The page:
The Lake runs north-south with the wind confined to run in those directions by high hills on either side (WH26). About halfway down the lake there is a cluster of islands.
In 1895 the Lake froze over, and a coach with four horses and horns blowing (crossed) the lake from side to side (WH15). Mrs Dixon recalled that: There was three or four of them (ice yachts) rushing about on the lake in ’95, and racing for a silver cup. She went on talking of the racing of the ice yachts all those years ago, when she had been a young girl and herself had skated from one end of the lake to the other (WH16).
The main town is said to have a native name but is always referred to as Rio. There are other small villages at Head of the lake and Foot of the lake such as the one Dorothea visits in Winter Holiday to buy a cooking book when she and Dick are practising sailing Scarab.
From the top of the Great Wall they can see the Dundale Road (PP17 and PP30) where twice careless motorists leave a fire. And the Billies have heard talk in the pub at Bigland yonder of what is in the houseboat to steal. Young Billy says that nobody in these parts would touch the houseboat (SA13). Bigland is beyond the foot of the Lake (SA26).
Farms and HousesEdit
(Outside the villages) on the western shore, north to south:
- Mrs Lewthwaite's cottage
- Beckfoot, home of the Blackett family
- Crag Gill, home of Miss Thornton
- Swainsons Farm
On the eastern shore:
Kanchenjunga dominates, with Grey Screes and Ling Scar leading off the summit. The plateau of High Topps lies between these and the Valley of the Amazon below. Between the Valley of the Amazon and the lake is High Moor with Watch Tower Rock and the Swallowdale valley (above Horseshoe Cove) at the southern end of the lake.
The Heald Wood where they see the charcoal burners in Swallowdale is up the Valley of the Amazon, below High Topps, and to the west of the Lake. Greenbanks is between the Valley of the Amazon and High Topps.
- Long Island - The largest of the islands off Rio. This is clearly based on Belle Isle on Windermere. It may be the One big one (which) had houses on it (SA8).
- Cache Island - The most northerly of the islands off Rio, this is a small rocky island that features in Winter Holiday. It may or may not be the same as Titty's island, a small islet with nothing on it but rocks and heather, from which she looked out for the Amazons while the others visited Rio (SA8).
- Cormorant Island - Another small, rocky island with cormorants roosting on its one standing tree. The likely model for this island is Silver Holme on Windermere, though the Altounyans used to refer to the tiny islet just south of Belle Isle as Cormorant Island.
- During the night sailing episode they stop moored to a jetty until daylight although a notice says "Private. Landing Forbidden". As they leave Susan says We didn't exactly land. Later when John is drawing a sketch chart of the lake he wrote "Landing Island" beside the one where landing was forbidden and the "Swallow" had rested, swinging from the wooden pier in the darkness of the night (SA21,23).
- This may be the same island, one of several that they had visited earlier, where they had an unpleasant meeting with some natives on one of them, who pointed to a notice-board and said that the island was private, and that no landing was allowed (SA19).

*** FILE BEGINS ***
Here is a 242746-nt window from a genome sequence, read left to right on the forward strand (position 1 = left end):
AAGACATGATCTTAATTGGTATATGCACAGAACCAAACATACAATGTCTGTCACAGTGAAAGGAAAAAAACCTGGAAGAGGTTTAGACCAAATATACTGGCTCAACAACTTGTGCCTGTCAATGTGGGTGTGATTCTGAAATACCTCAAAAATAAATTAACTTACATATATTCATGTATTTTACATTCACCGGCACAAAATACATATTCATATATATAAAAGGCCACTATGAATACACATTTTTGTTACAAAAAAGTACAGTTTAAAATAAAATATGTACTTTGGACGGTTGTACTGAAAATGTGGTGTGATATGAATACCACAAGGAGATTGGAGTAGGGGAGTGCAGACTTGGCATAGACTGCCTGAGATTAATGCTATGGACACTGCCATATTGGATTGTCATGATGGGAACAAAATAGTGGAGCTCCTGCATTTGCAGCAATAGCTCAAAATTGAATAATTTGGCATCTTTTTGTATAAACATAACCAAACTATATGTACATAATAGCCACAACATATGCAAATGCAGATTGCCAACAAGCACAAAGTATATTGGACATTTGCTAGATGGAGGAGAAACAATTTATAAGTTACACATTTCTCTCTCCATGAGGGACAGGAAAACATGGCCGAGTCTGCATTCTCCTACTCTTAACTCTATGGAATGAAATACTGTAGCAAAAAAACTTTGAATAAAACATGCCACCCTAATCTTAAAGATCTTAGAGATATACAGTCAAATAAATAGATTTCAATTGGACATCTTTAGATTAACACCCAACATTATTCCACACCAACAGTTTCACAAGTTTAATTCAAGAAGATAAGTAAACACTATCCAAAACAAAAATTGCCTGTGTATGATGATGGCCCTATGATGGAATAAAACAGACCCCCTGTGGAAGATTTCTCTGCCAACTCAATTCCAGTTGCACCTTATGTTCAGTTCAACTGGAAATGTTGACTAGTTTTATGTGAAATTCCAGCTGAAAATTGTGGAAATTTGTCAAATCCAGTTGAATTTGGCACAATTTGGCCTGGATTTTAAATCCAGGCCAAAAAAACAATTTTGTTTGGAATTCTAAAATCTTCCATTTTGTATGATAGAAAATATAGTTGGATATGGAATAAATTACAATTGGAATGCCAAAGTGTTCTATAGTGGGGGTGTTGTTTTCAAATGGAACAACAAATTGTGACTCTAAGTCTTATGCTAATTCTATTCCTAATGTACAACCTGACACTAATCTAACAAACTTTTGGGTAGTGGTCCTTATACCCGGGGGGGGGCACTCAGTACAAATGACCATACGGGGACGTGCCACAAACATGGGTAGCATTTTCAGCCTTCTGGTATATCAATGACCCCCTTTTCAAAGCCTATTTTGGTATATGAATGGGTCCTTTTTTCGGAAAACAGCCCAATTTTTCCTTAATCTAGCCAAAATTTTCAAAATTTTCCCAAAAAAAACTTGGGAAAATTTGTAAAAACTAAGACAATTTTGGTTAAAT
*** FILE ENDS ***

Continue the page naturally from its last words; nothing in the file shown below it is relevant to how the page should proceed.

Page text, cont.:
- In Swallows and Amazons they name an island 'Titty's Island' this is one where Titty waits by at night.
Other places Edit
Longfellow Wood and Brockstones are visible from the Watch Tower Rock when they are watching the hounds following the trail. The hounds come up out of Longfellow Wood and go up Brockstones. Next Susan says There's one. All by himself. By Trout Tarn before they see them come over by the waterfall (SD17).
Rio has the main transport link with a rail branch joining the main line to London's Euston Station at Strickland Junction. The station (uphill from the village) is linked to the steamer pier by a short bus journey. Lake Steamers cross the Lake and are timed to meet the bus and trains. Mary Swainson does not want to miss her bus, which was timed to meet the steamer, and take its passengers to the station (PM23)
There is another railway station at Foot of the lake, but this has less convenient connections. If Mary Swainson went from the station at the foot of the lake she would have had to change twice and travel all round the estuary (PM23). Nancy says of the GA I knew she'd never go from that station anyway, because of all the changes. She never does. We saw Old Carrotty the porter, and he said he hadn't seen her for three or four years. Peggy explaines to Dorothea that He knows her. He used to work here (at Beckfoot) years ago (PM25).
The Lake is based on both Windermere and Coniston Water which were both very familiar to Arthur Ransome. In the books, there is only a brief mention of a neighbouring lake (in Swallowdale, when John says There's another lake somewhere over there (to the west, where the swans are flying to) (SD21) rather than it being one of many in the Lake District. The map also shows that it is not as narrow across as the actual Lake District lakes are. In general, the geography of the mountains and fells surrounding the Lake resemble the country around Coniston, while the islands and settlements on and around the Lake more closely resemble Windermere.
The real or native names are not mentioned, eg when Susan says that the Swallows watched the Amazons from beyond the big islands by Rio .... Nancy says We’ll agree to Rio. It’s a good name (SA10). When Peggy said the name of the big hill with the peak (which is not printed), Titty was quick in putting her right … That one’s Kanchenjunga (SD13).